5 Do’s and Don’ts for Healthcare License Verifications

5 Do’s and Don’ts for Healthcare License Verifications
Marketing Manager

To avoid hiring and engaging unlicensed or sanctioned individuals, ongoing license verification and monitoring is critical. In healthcare, nothing is more damaging than employing a clinician without the proper skills and training to practice at your facility. Failing to properly verify or monitor licenses and certifications will not only result in non-compliance with state and federal rules and accreditation standards, but it will also put patients and staff at risk.

Here are five do’s and don’ts that will aid in your license verification and monitoring initiatives.


1. Integrate HRIS Systems

A growing number of healthcare organizations are upgrading their payroll and human resource information systems (HRIS) to ensure they receive real-time, automated alerts of employees with current and approaching expired licenses to mitigate risk and costly compliance fees. Additionally, these systems help facilitate communication across functional areas and allow healthcare organizations to collect information from multiple sources to facilitate strategic planning.

2. Partner with a Third-Party Expert

When you partner with a third-party license verification screening firm like PreCheck that specializes in credentialing and license monitoring, you gain access to a list of benefits such as primary source verifications, automated tools and notices and seamless onboarding processes. Additionally, it can free up your invaluable time to focus on other key issues affecting healthcare, such as patient safety and care.

3. Meet Accreditation Standards

If you’re an accredited healthcare organization, you must keep up with strict compliance and license verification rules and standards imposed by accrediting bodies such as The Joint Commission (TJC). For example, TJC staffing standard (HR.01.02.07, EP 2) states: “When law or regulation requires care providers to be currently licensed, certified, or registered to practice their professions, the hospital both verifies these credentials with the primary source and documents this verification when a provider is hired and when his or her credentials are renewed.” The intent of the standard is to lower the risk of fraudulent credentials while ensuring that an individual has the correct qualifications for the duties they perform.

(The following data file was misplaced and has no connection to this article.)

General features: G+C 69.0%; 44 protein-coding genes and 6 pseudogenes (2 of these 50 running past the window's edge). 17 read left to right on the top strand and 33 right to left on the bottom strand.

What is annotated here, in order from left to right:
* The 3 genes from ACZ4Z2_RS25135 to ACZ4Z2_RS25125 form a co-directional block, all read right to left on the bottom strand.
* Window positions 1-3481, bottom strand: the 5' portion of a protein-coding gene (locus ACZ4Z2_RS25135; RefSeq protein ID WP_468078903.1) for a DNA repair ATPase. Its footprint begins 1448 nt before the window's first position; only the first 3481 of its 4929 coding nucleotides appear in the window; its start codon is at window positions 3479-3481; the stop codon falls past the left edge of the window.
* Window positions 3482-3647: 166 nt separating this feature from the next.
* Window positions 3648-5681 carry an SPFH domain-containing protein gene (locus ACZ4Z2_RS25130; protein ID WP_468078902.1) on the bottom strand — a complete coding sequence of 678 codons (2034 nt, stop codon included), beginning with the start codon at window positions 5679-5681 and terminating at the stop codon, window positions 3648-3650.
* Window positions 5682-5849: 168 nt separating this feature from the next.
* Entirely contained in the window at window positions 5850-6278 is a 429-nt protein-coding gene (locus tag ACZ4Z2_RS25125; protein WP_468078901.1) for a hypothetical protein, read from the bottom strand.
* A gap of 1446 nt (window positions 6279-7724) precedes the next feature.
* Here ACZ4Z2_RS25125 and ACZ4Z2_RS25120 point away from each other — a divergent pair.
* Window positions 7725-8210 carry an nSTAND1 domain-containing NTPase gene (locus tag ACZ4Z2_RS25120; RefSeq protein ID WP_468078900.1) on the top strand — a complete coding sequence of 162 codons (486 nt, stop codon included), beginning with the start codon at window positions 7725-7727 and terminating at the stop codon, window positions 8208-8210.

1. Neglect the Importance of Ongoing License Monitoring

Even if you’ve conducted the required initial checks on current employees, as a best practice, it’s recommended that healthcare organizations continue monitoring their staff’s licenses on a monthly basis, or quarterly at a minimum, says Dionne Austin, Director of Credentialing Programs at PreCheck. The laws and standards of hospital overseers require proof and documentation of the timely renewal of required licenses and/or certifications for healthcare workers. TJC standard, HSHR.1, also calls for organizations to have processes in place to ensure “a person’s qualifications are consistent with his or her assignment(s).”

2. Forget What’s at Stake

Healthcare license verification and monitoring is a key component in meeting current compliance requirements and creating an en effecting hiring policy. Getting credentialing wrong can expose your organization to costly fines and even in some cases, taint your organization’s reputation. It is expensive, not only in terms of costs of defending the credentialing process, but also if the failure to properly credential a practitioner is the reason a patient is harmed, says Margret J. Lowery, of Lowery Law.

Not knowing your staff’s current license staff can put your healthcare organization at considerable risk. Are you currently reviewing your organization’s license management process? Contact us today to learn how LicenseManager Pro can help streamline your license verification process.

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